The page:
I Claim Black Because My Light Skin Doesn't Protect Me from Misogynoir

by Kesiena Boom I am a mixed race woman. One of my parents is Black and the other is white. I identify as both mixed race and as Black. ...


by Kesiena Boom


I am a mixed race woman. One of my parents is Black and the other is white. I identify as both mixed race and as Black. I do so because of the legacy of the one drop rule and because I cannot access whiteness as it is associated with being ‘pure’ and I am clearly ‘tainted’ with my racially ambiguous looks. My afro, my golden skin, my thick figure and my full lips combine to give me an appearance that is notably not white. I feel connected to Blackness in a way I cannot feel towards whiteness. Despite being mainly raised by my white parent, it is not in whiteness that I find my home.


I am however, light skinned. There is no denying this fact. A white person with a dedication to sun beds can easily deepen their skin to a shade darker than mine. This paleness allows me ambiguity and means that whilst I am never read as belonging amongst white folks, I can enjoy the dubious privilege of sometimes being seen as ‘acceptably Black’. I am ‘exotic’ but not too dark to raise fear. I am the face of Black women on screen, the pretty light skinned girl who only exists to provide decoration (but at least she’s there, at least she’s seen, unlike my dark skinned sisters).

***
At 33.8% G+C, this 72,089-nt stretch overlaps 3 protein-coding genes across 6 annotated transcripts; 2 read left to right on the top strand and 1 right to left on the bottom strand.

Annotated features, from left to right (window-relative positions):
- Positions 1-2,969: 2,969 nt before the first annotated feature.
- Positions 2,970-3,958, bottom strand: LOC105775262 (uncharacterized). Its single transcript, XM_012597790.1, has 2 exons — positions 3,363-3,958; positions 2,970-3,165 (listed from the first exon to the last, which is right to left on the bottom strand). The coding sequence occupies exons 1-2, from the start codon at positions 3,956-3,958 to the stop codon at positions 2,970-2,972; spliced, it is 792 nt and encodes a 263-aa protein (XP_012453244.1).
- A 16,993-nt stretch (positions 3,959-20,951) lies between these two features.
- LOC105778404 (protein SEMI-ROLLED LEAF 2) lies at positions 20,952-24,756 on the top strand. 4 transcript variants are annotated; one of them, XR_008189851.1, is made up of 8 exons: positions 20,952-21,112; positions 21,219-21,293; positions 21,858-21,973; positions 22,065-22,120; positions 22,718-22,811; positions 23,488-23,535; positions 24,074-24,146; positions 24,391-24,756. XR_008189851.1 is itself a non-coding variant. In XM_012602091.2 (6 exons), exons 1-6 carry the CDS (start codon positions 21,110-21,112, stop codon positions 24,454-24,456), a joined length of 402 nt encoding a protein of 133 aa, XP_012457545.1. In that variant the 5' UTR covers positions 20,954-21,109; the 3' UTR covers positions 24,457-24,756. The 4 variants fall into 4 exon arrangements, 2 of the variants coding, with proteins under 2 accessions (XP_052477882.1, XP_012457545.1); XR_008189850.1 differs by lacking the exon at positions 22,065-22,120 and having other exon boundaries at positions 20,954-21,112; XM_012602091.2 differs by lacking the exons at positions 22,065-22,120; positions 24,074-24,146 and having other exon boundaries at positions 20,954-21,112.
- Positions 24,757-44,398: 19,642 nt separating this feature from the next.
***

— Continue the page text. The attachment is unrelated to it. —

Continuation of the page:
In the last year two monoracial Black women have told me that I am not Black. That I am too pale to claim that word. My first reaction was to accept this unthinkingly, to flinch in defeat from their words and concede that maybe I am not as I am strikingly aware of the advantages I hold that dark skinned Black women are barred from. I considered seriously whether I should be using the label of Black and I toyed with whether it was mine to hold. I spent hours searching my face and my body in the mirror looking to consolidate a stable view of my identity. This did not help.

I finally realised that I have every right to my Black identity due to a post I read on the acclaimed blog Gradient Lair. The essay was centred around misogynoir, or the specific sexism that Black women face due to being racialised as Black whilst simultaneously being women. It is a concept that is for Black women by a Black woman (specifically a fellow queer Black woman, Moya Bailey). It does not cover other women of colour and it certainly does not extend to white women.